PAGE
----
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Web Series Creator’s Novel Concept:
Putting Disabled Actors in PWD Roles

By Mike Ervin

The web television series “Interrogation” takes place in a world in which people with disabilities abound. That’s because the setting is Los Angeles in the year 2098, and series creator Britain Valenti thinks by then it will be common to see disabled people involved in every aspect of life.

But Valenti has no disability, and the show she created isn’t about living with a disability. It’s about an underground band of former soldiers working together to overthrow the totalitarian regime in charge. Their greatest weapon is knowledge gained from their unorthodox interrogations.

Among the rebels is Mikey, the group’s tech wizard, who is almost always staring at a computer screen. He’s played by wheelchair user Scott Rosendall, who said, “Mikey is the type of guy who would rather be vacationing on an island paradise than holed up in some makeshift bunker trying to hack into the government system, but he knows without his tech skills the team and the fate of humanity doesn't stand a chance.”

Another rebel is Lana, the group’s ballistics expert who walks with crutches and rarely speaks. One of the crutches is a gun that looks somewhat like a bazooka. Lana is played by Mallory Kay Nelson, a single-leg amputee.

Valenti said of Lana: “She’s our loose cannon. Nobody really knows where she stands, but she’s on our side for the moment. On a scale of one to 10, she’s a badass – crutch gun included.”

Another disabled actor, Ann Colby Stocking, made a guest appearance as a villain. Behind the scenes, there’s art director Patrick Wells, who is on the autism spectrum. Nelson also designs costumes.

Valenti is happy to hire an abundance of people with disabilities for political as well as artistic reasons. According to the description of the series on its YouTube channel, it is “socially responsible … dedicated to diversity behind and in front of the camera and consistently casts disabled actors as disabled characters …”

Valenti was born and raised in New Orleans, but she moved to Los Angeles in 2013, right after graduating from Carnegie Mellon University with a master of fine arts degree in dramatic writing. The second person she met in Los Angeles was Nelson. “Through her, I found the network of disabled actors and performers. And once I knew I could find people, I knew I had to write something for them.”

Valenti heard the deep frustration that actors with disabilities meaningful roles because of the narrow-mindedness of those who write, produce and cast movies and television programs.

Rosendall moved to Los Angeles in 2006 from his native Grand Rapids, Mich. “I had a strong desire to be a working actor,” he said. “I've experienced everything from star treatment to being downright insulted. While it's likely true there are more characters with disabilities portrayed on television and film today than ever before, the disparity between the percentage of disabled individuals in society and on screen is still glaring.”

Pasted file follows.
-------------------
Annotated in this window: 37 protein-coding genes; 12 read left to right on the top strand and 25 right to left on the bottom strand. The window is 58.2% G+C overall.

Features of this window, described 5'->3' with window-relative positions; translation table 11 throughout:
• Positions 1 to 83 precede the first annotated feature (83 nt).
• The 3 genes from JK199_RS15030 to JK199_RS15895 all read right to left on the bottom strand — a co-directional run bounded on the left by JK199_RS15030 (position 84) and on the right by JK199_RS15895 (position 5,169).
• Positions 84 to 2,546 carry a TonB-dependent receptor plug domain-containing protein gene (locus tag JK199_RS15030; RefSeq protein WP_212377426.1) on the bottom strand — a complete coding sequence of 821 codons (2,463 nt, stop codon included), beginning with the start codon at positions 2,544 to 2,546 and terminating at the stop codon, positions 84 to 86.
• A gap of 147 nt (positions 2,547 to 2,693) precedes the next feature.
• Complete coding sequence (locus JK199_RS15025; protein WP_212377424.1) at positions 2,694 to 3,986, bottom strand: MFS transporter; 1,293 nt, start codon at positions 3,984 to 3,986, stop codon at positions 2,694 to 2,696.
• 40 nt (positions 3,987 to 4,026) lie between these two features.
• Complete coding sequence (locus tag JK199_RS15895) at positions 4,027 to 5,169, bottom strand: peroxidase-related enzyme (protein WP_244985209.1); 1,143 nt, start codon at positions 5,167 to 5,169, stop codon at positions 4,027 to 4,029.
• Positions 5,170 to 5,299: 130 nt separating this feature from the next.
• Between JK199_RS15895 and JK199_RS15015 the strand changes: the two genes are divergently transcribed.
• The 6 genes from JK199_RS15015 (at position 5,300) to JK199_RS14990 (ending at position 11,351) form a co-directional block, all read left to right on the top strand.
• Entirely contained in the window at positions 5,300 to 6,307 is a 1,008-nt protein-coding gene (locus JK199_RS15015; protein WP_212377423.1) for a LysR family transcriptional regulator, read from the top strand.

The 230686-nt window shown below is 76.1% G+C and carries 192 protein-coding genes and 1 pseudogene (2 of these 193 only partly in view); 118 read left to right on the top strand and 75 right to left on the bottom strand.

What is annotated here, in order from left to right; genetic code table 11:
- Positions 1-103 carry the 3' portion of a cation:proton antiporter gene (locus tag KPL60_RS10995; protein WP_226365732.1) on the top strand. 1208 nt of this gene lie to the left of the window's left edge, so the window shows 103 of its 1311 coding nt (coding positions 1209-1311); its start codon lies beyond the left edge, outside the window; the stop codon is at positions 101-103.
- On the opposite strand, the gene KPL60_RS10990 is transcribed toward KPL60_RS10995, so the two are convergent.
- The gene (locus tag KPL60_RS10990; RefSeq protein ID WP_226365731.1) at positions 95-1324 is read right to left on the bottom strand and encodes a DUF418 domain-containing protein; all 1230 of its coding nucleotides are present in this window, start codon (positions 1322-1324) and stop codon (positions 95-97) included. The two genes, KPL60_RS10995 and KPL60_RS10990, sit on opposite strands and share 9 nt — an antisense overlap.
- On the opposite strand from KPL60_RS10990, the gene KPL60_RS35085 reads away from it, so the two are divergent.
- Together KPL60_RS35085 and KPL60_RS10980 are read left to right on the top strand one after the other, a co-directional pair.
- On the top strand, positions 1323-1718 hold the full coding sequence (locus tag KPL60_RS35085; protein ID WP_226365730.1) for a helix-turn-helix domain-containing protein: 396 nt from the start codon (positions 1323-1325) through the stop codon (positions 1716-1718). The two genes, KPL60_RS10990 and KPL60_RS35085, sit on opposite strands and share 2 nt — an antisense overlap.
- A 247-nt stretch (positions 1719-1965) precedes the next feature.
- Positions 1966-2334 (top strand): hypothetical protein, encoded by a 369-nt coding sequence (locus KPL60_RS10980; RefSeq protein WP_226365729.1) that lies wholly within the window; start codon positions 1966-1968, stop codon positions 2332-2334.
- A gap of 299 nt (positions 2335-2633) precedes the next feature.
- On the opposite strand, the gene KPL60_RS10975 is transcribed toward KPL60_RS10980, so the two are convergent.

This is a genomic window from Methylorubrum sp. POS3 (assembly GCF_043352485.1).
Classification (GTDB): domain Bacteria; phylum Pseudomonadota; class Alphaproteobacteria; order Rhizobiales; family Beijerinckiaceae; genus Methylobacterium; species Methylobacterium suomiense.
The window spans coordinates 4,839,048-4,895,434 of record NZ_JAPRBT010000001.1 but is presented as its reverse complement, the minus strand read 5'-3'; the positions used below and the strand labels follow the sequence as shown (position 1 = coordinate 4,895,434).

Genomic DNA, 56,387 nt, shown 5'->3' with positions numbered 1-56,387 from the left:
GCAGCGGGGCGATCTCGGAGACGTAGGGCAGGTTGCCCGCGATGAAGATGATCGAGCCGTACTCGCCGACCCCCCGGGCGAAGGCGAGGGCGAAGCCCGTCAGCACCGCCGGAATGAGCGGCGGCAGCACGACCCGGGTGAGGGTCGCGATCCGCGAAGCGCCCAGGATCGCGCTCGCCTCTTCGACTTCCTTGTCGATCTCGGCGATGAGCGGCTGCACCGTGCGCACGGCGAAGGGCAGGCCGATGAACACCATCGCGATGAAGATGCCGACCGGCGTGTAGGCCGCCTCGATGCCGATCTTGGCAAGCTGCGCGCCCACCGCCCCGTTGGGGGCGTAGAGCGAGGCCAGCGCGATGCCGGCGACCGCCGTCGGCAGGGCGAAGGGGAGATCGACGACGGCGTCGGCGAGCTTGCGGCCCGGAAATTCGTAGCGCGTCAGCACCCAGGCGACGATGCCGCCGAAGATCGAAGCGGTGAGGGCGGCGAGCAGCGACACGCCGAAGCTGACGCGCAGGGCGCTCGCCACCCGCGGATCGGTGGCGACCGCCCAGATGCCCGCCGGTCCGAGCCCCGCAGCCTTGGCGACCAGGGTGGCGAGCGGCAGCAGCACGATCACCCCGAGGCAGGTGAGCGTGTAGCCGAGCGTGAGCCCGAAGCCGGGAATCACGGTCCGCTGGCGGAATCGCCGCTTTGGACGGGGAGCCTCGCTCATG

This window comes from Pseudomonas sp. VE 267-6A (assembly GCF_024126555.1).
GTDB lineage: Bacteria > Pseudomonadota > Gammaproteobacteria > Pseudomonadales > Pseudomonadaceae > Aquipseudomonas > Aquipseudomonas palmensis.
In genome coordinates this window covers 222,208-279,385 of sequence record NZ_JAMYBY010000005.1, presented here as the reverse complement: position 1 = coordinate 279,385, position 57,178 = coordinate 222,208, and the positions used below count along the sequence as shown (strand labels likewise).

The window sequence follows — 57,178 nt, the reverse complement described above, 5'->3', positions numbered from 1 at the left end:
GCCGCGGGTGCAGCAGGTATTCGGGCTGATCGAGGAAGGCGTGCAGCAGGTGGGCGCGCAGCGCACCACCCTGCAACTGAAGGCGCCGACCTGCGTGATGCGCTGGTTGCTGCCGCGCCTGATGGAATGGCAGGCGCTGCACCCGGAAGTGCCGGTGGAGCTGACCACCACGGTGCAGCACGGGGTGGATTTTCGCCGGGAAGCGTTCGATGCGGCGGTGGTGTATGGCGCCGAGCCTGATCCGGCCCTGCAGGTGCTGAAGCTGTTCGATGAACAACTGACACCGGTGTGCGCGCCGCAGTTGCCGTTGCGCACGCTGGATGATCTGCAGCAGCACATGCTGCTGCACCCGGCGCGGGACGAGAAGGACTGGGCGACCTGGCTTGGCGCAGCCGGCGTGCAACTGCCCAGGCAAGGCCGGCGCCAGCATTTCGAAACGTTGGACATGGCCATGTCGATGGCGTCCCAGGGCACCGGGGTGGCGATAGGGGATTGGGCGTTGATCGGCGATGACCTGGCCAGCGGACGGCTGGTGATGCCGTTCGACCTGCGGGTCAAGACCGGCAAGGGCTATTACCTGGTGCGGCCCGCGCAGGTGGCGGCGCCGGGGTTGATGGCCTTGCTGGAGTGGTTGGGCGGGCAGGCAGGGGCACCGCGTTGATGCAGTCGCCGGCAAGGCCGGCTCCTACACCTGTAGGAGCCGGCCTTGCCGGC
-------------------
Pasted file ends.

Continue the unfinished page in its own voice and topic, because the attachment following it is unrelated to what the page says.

Research conducted by I AM PWD, an organization advocating for the inclusion of people with disabilities in the arts and media, concluded that although 20 percent of Americans between the ages of 5 and 64 are living with a disability, they are represented by less than 2 percent of characters on television. It also concluded that only one-half of 1 percent of words spoken on television are done so by a person with a disability.

“It seems in some cases, Hollywood would rather attach a name and hire a coach to teach an actor how to realistically portray disability,” Rosendall said. “Adding insult to injury, we're then supposed to be content with the leftover scraps, playing bit parts and background roles while the bigger names play the leading and supporting disabled roles. I've witnessed a number of actors with disabilities simply get fed up over it after years of accepting next to nothing, until they can't take it anymore and leave L.A. for greener pastures.”

Rosendall said this tide can most thoroughly be reversed by more people with disabilities becoming involved in all aspects of film and television production. “Interrogation” provides a model for that.

Valenti plays Breyson, the brazen leader of the rebel band. But Valenti’s ambition is to create and write a successful television series. These days, she said, the means to that end is to produce a web series that can attract a following.

She loves science fiction. “I was raised on classic ‘Doctor Who.’ My favorite TV show growing up was always some incarnation of ‘Star Trek.’”

She used her own money to produce the seven episodes that compose season one of “Interrogation.”

“I figured I can start paying on the student loans, or I can defer for a bit and make a web series. I wanted to make something full-out, something that just looked and felt and was 100 percent my version of a sci-fi show.”

But Valenti knows she can’t afford to finance another season like that, so she hopes to build enough of an audience to attract investors. Anyone can help, she said, by going to the “Interrogation” YouTube channel and subscribing to

“Oh, and after you subscribe, you should probably watch the series … and show all your friends,” Valenti said.

Mike Ervin is a writer who lives in Chicago. His blog, "Smart Ass Cripple," appears at

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